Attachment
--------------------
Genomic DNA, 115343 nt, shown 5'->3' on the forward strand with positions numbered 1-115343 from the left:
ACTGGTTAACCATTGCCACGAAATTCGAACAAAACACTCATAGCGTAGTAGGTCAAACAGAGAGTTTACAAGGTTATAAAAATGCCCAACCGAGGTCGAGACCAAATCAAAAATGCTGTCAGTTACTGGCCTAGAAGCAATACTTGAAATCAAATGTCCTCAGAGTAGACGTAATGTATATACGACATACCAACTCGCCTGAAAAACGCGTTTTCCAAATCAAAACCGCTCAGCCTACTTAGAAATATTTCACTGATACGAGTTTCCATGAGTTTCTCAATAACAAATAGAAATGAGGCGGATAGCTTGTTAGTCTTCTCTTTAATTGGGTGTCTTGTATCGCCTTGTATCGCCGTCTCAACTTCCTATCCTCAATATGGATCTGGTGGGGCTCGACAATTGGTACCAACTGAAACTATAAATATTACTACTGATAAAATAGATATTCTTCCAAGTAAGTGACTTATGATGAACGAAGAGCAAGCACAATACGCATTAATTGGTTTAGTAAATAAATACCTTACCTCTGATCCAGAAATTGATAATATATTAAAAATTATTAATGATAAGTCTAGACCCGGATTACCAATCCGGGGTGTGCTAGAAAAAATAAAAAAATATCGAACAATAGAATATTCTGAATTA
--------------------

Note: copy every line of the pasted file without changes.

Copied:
Genomic DNA, 115343 nt, shown 5'->3' on the forward strand with positions numbered 1-115343 from the left:
ACTGGTTAACCATTGCCACGAAATTCGAACAAAACACTCATAGCGTAGTAGGTCAAACAGAGAGTTTACAAGGTTATAAAAATGCCCAACCGAGGTCGAGACCAAATCAAAAATGCTGTCAGTTACTGGCCTAGAAGCAATACTTGAAATCAAATGTCCTCAGAGTAGACGTAATGTATATACGACATACCAACTCGCCTGAAAAACGCGTTTTCCAAATCAAAACCGCTCAGCCTACTTAGAAATATTTCACTGATACGAGTTTCCATGAGTTTCTCAATAACAAATAGAAATGAGGCGGATAGCTTGTTAGTCTTCTCTTTAATTGGGTGTCTTGTATCGCCTTGTATCGCCGTCTCAACTTCCTATCCTCAATATGGATCTGGTGGGGCTCGACAATTGGTACCAACTGAAACTATAAATATTACTACTGATAAAATAGATATTCTTCCAAGTAAGTGACTTATGATGAACGAAGAGCAAGCACAATACGCATTAATTGGTTTAGTAAATAAATACCTTACCTCTGATCCAGAAATTGATAATATATTAAAAATTATTAATGATAAGTCTAGACCCGGATTACCAATCCGGGGTGTGCTAGAAAAAATAAAAAAATATCGAACAATAGAATATTCTGAATTA